In February 2017, Jocques Clemmons was killed by a police officer after a traffic stop and foot chase in the parking lot of James A. Cayce Homes in East Nashville.
The Metropolitan Nashville Police Department conducted an internal investigation of the incident and the Nashville District Attorney decided not to prosecute the officer responsible for Clemmons' death.
Clemmons was Black; the officer was white.
There’s a reason country music’s megastars (we’re talking the people who sell out stadiums) live in suburban Franklin and Leiper’s Fork, just to the south of Nashville proper. These towns seem like they’re straight out of a movie set, with perfectly manicured landscapes abutting preserved Civil War sites.
While it is kinda crazy postcard pretty, the area’s worth visiting even for those of us who don’t look like we just stumbled out of Instagram.
If Janett Liriano has her way, you won’t be using your FitBit much longer.
Liriano is CEO of Loomia, a New York-based firm at the intersection of tech and fashion. The company creates “intelligent drapeable circuits” that are soft enough to be embedded into textiles and can be safely washed and dried. Instead of wearing a step tracker on your wrist, it could be embedded into your running shoes.
That’s just the beginning of what these circuits can do. Those shoes might not just track your step...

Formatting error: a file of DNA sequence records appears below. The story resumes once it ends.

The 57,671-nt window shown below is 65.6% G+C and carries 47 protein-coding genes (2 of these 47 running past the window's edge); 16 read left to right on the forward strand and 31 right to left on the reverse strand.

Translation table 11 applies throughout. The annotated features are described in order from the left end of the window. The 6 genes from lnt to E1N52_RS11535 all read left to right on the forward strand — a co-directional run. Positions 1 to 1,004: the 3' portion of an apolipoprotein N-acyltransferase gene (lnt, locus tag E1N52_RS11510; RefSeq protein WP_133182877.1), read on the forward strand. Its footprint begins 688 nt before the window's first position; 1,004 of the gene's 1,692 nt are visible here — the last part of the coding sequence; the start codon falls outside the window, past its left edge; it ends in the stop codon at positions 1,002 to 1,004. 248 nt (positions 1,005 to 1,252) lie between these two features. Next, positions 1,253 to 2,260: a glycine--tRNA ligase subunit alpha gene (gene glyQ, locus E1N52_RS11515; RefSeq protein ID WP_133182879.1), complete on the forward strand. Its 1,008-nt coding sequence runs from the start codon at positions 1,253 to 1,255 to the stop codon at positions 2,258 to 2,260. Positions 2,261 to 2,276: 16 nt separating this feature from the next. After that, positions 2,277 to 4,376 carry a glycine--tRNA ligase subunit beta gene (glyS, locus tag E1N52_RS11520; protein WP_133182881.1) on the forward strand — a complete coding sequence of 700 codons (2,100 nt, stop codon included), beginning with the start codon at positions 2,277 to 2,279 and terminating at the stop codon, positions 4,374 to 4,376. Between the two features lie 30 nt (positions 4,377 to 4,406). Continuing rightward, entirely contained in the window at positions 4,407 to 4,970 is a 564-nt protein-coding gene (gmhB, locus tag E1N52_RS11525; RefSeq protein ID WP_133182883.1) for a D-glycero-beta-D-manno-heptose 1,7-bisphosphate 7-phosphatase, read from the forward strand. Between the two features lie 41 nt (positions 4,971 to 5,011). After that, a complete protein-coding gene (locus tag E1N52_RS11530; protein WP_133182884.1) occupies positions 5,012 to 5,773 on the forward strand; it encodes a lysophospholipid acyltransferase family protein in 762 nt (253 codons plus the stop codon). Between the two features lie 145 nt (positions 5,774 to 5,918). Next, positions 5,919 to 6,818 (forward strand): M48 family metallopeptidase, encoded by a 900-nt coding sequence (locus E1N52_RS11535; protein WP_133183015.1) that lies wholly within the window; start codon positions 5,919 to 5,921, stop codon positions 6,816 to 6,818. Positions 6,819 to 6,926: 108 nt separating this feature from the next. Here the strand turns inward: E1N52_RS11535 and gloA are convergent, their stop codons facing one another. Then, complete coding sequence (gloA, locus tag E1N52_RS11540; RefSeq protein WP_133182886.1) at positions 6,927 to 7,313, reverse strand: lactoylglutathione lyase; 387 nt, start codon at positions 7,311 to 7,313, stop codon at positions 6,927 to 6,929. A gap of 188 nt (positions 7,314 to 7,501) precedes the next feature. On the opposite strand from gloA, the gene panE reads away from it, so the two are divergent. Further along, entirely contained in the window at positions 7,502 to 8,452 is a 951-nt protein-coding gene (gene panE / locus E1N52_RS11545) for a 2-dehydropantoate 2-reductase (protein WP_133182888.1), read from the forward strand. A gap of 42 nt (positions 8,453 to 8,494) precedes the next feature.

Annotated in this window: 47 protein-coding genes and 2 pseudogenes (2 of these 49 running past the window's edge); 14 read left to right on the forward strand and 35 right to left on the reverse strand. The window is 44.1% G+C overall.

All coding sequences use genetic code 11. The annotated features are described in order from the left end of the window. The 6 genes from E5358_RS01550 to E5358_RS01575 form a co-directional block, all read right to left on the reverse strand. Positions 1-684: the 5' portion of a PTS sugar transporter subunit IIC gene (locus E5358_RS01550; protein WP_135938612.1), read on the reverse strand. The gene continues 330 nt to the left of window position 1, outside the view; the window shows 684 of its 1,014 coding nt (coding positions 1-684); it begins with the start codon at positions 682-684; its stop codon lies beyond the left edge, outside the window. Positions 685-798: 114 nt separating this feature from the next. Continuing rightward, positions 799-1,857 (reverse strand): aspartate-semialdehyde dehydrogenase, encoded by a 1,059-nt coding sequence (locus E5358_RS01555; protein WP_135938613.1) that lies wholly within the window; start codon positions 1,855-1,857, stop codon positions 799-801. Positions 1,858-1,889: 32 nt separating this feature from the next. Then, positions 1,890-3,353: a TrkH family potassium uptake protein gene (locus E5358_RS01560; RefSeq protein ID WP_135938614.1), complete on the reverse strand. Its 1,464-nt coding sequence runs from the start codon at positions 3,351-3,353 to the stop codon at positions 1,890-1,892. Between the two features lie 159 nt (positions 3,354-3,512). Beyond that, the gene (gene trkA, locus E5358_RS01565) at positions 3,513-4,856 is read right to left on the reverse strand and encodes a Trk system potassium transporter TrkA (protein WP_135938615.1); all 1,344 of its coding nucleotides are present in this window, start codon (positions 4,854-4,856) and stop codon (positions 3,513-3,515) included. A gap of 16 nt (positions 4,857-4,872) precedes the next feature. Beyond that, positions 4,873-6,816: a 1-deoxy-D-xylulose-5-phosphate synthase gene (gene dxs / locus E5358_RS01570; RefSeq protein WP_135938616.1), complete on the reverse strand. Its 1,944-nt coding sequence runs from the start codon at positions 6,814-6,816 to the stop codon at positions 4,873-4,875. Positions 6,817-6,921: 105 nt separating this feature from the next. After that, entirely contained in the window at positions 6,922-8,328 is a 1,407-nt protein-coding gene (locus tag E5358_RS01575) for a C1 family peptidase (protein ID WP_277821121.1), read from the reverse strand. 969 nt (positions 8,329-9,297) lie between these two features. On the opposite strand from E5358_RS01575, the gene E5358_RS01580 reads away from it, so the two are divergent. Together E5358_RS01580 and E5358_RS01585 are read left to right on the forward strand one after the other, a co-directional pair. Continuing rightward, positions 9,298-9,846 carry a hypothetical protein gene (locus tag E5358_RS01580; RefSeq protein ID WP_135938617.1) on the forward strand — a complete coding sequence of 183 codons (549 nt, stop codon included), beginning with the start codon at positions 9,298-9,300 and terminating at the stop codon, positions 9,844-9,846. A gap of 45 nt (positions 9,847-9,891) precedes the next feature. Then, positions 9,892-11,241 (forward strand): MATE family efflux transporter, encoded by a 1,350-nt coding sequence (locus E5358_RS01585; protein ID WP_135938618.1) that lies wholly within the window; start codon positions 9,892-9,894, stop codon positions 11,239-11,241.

“Ten years ago most people here did not know what this brown paste was,” says Anthony Brahimsha of the chickpea dip that is now nearly ubiquitous on menus in the U.S..
Born to Syrian parents, Brahimsha knew that hummus in the Middle East is much better than that found in American grocery stores. With the help of Mike McCloskey, owner of Select Milk Producers, the sixth largest dairy cooperative in the country, he developed a hummus called Prommus that is higher in protein –– three times that ...
It’s a funny story. Not funny strange, but funny ha ha. At least Mickey McConnell hopes it is.
McConnell spent most of his adult life — or, he jokes, what might pass as “adulting” these days — working in restaurants, particularly in restaurant management. It’s a gig he describes as “not a hard job, but a long job.” The late nights kept him from having much of a social life, and eventually he decided enough was enough. He wanted to spend more time with his songwriter wife Sarah Martin McConnel...
Melanie Faye grew up in Nashville, but she doesn’t credit Music City with her success. She credits Guitar Hero. Yes, that Guitar Hero, the video game that allows players to mimic the sounds and moves of their favorite stars. For Faye, it was Michael Jackson.
“I don’t think growing up in Nashville introduced me to guitar players,” Faye says. “My parents were chemists. I was not able to go to bars and see local shows. Guitar Hero introduced me to all this music I was not exposed to. Guitar Hero...
Saving the best for last. It’s a concept oft used for dessert. And, perhaps for that perfectly aged bottle of wine in your cellar. But for a visit to North Dakota? Yes, that too.
North Dakotans know their state doesn’t necessarily spring to mind when travelers brainstorm hot vacation destinations. But for many Americans, ticking off a visit to all 50 states is a point of pride, and you just can’t do it without North Dakota. So the state created a Best for Last Club that rewards visitors who finish their 50-state bucket list tour in North Dakota with swag.